What Is Wave Season And Why Should I Care? Let’s start here. Wave Season, or simply ‘Wave,' is a three-month period between January and March when travelers begin planning and booking vacations for the year, and even beyond—most being cruise vacations. Now…why should you care about Wave? Well, as a travel professional you should be aware that sales opportunities are at a peak high, and income potential can be unlimited! This is your time to sell more and see your independent travel business grow.
The world’s oceans scored four important victories this past week. A trio of destinations around the world separately announced the creation of new marine parks that translate into hundreds of thousands of square miles protected ocean. The tiny South Pacific island nation of Niue, home to just 1,600 people, announced 40 percent of its exclusive economic zone will be turned into a protected marine park, National Geographic reported.
A new level of luxury now overlooks New York City. The acclaimed Beekman, a Thompson Hotel, debuted two luxurious penthouse suites that occupy the turrets on the rooftop of the iconic building. It looks like the property chose the right time to premier these new luxury offerings—luxury hotel bookings are up more than 27 percent this year according to a study by Travel Leaders Group.
Muck Rack makes it simple to find people, tweets, or articles that mention any name, keyword, company, hashtag etc. We've compiled this guide to help you make the most of your search.
Selecting a term
Start searching tweets, articles from media outlets, articles mentioned in tweets, journalists'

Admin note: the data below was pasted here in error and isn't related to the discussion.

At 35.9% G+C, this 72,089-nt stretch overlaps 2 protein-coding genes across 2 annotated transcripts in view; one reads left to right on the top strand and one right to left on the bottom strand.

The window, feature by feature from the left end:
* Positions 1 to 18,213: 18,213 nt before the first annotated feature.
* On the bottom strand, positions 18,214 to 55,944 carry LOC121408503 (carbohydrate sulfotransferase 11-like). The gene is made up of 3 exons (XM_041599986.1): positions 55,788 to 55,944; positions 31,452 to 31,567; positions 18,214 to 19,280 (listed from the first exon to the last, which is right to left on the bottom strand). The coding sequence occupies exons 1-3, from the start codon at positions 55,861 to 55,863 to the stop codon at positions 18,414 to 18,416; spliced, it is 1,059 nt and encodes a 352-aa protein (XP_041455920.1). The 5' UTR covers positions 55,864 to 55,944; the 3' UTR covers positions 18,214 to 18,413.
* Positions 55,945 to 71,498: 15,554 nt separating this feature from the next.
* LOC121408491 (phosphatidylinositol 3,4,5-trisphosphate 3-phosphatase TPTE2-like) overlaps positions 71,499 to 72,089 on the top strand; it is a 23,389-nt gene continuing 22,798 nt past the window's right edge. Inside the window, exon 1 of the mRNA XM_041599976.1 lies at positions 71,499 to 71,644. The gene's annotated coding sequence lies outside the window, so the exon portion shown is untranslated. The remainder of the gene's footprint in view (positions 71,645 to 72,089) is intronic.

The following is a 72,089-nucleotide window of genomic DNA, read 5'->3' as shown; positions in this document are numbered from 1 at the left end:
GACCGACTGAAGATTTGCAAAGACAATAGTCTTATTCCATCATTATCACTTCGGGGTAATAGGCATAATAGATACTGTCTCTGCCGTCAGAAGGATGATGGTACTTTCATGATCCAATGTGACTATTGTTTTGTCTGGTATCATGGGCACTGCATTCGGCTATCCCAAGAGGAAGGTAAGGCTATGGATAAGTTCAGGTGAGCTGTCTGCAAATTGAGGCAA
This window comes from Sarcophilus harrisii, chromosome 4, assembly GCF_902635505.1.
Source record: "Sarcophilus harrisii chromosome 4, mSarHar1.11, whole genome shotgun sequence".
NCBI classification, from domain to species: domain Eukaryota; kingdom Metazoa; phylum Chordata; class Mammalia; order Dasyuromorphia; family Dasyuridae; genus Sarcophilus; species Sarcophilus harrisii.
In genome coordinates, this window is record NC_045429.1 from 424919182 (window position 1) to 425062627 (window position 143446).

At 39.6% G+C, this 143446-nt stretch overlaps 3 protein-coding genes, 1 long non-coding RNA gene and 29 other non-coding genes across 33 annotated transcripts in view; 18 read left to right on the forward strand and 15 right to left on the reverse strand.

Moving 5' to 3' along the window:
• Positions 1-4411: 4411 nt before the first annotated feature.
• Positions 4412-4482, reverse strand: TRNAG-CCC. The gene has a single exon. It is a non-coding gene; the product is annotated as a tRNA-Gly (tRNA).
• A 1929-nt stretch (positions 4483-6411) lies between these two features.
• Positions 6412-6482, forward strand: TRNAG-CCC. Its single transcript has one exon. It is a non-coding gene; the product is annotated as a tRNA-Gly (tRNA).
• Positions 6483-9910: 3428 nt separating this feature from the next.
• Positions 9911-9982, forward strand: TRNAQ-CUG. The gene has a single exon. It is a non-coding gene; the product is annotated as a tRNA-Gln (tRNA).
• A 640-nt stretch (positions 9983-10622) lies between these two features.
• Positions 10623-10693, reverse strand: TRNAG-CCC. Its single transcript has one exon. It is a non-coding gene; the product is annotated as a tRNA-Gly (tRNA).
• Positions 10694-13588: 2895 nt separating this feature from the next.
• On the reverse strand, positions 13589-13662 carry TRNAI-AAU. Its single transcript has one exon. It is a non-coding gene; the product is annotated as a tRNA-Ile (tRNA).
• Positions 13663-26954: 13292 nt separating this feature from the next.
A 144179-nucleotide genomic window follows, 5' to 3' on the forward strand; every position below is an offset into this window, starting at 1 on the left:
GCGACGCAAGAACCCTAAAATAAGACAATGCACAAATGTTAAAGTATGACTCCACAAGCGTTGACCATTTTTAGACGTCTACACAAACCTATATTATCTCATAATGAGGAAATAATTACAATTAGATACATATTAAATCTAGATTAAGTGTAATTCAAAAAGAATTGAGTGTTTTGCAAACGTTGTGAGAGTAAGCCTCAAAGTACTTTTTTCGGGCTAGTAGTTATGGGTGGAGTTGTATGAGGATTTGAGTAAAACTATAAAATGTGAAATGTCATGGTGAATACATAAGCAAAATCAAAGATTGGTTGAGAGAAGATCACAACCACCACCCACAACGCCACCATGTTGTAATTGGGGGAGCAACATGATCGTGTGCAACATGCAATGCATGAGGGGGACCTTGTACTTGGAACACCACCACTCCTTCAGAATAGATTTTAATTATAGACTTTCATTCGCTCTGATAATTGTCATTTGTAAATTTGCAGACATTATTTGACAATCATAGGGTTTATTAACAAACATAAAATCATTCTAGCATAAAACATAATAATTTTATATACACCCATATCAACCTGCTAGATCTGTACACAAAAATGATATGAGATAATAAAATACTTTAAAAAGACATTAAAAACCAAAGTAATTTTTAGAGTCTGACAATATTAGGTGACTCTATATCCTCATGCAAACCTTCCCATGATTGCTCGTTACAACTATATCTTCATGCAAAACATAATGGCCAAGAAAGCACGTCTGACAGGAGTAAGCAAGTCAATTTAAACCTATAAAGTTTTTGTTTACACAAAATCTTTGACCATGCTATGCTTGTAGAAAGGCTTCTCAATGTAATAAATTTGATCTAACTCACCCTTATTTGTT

names, titles and bios with some suggested searches:
Companies or Topics (e.g. iPhone, Microsoft)
Phrases (e.g. "cloud computing") — use quotes to keep the terms together
Twitter handles (e.g. @username) — returns those who have mentioned or replied to
Names (e.g. "David Pogue")
Hashtags (e.g. #sxsw, #london2012)
Bio details (e.g. vegan, Olympics, father)
Muck Rack's Advanced Search allows for many boolean operators.
Find results that mention multiple specified terms, use AND or
+. For example, ensure each result contains both Elon Musk and Mark Zuckerberg by
searching Musk AND Zuckerberg or Musk + Zuckerberg.
Use the operators OR or , to broaden your search when you'd like either of
multiple terms to appear in results. (This is the default behavior of our search when no operators
are used). For example, results will contain either cake or cookie by searching cake OR cookie or cake,cookie
Use NOT or - to subtract results from your search. For
example, searching Disney will yield results about the Walt Disney Company as well as Walt Disney
World Resort. To exclude mentions of Disney World, search for Disney -World or Disney
When using one of these operators with a phrase, enclose it in quotation marks. For example, you can
find results about smartphones excluding Apple's iPhone 4S by searching smartphone -"iPhone
Exact case matching or punctuation
If you're searching for a brand name or keyword that relies on specific punctuation marks or capitalization, you can
find results that match your exact query by adding matchcase: before the keyword you're searching for, like matchcase:E*TRADE .
Use parentheses to separate multiple
boolean phrases. For example, to find journalists talking about having fun in Disney World or
Disneyland, search for ("disney world" OR disneyland) AND fun.
An asterisk can be used to search for any variation of a root word truncated by the asterisk. For example, searching for admin* will return results for administrator, administration, administer, administered, etc.
A near operator is an AND operator where you can control the distance between the words. You can vary the distance the near operation uses by adding a forward slash and number (between 0-99) such as strawberries NEAR/10 "whipped cream", which means the strawberries must exist within 10 words of "whipped cream".